Lent Sunday 2B, 28th February 2021
At first sight it seems a bit of a puzzle to juxtapose two such different readings as in today’s Second Sunday Mass of Lent: we are uplifted by the wonder and promise of the Transfiguration but this is preceded by the harrowing story of Abraham’s willingness to kill his own son at God’s command. It’s alarming in this abbreviated form but even more so if read in its entirety. And that, perhaps, is a clue to what’s going on: a sort of creative dissonance only resolvable within a greater picture. Context is everything, as they say, and, of course, the ultimate context is God – and mystery. What is going on is more than we can imagine and, more than that, more than we can ever imagine. Somehow, in a command that seems to contradict the goodness of God, lies a clue to the overarching nature of God’s goodness; of God who is both all-loving and all- powerful; able, then, to save us, to turn evil, as it were, against itself by sending his only Son in imitation of Abraham, but this time allowing the sacrifice to go ahead. You see how uncomfortable the resonances really are. My predecessor, Dom Gregory, perhaps wisely, would never go anywhere near this story of Abraham and Isaac, perhaps, as a psychoanalyst, deeply aware of the dangers in it for those subject to hearing voices and so on and, of course, for those with a more fundamentalist stance towards scripture. If God commands, I must obey. But at the other extreme, we can vacate these stories of their comforting or discomforting power by regarding them as stories only: it didn’t really happenlike that; it’s the meaning that counts;God could never really command someone to kill their son.
Somehow, we have to let the two stories talk to one another and allow for the possibility of incarnation: that is, that God really does send his own Son, but in the latter story it’s not God but humanity itself that is killing his Son. I wonder if God stays Abraham’s hand knowing full well that God does not have to order the killing of the innocent – we are well able to do this for ourselves. So Abraham’s faith is tested but so is our own. Have we faith enough to believe that God would never do such a thing and that the greater truth lies in the sending of his own Son, which not only reveals that we have the greater malice but that God has the greater love and that, with God on our side who can be against us; that Christ not only died for us but rose from the dead and now, there, at God’s right hand, stands and pleads for us?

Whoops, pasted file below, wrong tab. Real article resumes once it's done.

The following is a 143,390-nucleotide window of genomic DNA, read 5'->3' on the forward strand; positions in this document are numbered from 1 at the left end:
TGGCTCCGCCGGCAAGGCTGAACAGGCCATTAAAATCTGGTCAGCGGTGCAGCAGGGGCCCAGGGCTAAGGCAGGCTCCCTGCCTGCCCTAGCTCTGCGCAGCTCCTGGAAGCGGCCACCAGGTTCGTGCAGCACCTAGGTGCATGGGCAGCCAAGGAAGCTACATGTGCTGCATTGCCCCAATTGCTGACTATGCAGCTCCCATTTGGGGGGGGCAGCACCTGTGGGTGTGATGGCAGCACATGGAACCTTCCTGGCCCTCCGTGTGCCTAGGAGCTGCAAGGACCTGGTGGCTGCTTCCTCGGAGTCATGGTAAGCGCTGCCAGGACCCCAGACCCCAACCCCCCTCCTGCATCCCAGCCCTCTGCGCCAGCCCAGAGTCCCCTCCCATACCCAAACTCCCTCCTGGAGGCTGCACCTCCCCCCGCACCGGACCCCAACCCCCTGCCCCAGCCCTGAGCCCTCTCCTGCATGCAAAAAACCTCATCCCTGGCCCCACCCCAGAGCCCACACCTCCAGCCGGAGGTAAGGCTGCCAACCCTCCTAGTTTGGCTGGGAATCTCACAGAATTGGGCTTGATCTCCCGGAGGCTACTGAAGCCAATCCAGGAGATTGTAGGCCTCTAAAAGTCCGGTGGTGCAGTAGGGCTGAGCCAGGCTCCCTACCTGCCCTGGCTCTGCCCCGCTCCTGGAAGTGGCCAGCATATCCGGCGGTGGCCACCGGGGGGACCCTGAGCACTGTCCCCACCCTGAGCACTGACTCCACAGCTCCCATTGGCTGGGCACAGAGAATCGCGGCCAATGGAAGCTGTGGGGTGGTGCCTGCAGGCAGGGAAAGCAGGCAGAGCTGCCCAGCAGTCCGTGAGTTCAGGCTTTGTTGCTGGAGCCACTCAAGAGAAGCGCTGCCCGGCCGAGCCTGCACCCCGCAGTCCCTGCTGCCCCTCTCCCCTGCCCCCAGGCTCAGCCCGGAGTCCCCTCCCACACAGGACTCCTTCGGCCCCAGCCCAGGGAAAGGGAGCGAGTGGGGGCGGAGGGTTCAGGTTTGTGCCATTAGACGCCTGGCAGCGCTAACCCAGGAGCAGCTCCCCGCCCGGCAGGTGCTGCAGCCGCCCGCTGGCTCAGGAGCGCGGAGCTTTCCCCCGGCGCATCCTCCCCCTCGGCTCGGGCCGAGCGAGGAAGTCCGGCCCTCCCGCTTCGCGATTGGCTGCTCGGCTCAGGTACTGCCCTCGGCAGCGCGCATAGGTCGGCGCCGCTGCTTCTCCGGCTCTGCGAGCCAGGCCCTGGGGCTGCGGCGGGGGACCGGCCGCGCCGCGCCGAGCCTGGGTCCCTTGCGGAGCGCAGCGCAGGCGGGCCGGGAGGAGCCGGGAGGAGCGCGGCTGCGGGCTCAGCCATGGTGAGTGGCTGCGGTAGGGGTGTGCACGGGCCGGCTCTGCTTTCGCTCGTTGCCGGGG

This is Paul speaking after his own experience of transfiguration; of being allowed a glimpse, that is, of resurrection – his own, perhaps, as much as Christ’s. And, as in so many words missing from these accounts, the best is yet to come:
Can anything cut us off from the love of Christ – can hardships or distress or persecution, or lack of food or clothing, or threats or violence …?No, we come through all these things triumphantly victorious, by the power of him who loved us…
Paul is looking back to understand how God has worked miracles in his own tormented life and we have to read these stories, too, in the light of our own experience but, like the disciples, as they descend from the mountain questioning this experience, ‘what can rising from the dead mean?’, and with our lectio group also in mind, this questioning, in its turn, demands faith and prayer. After all, who is testing who?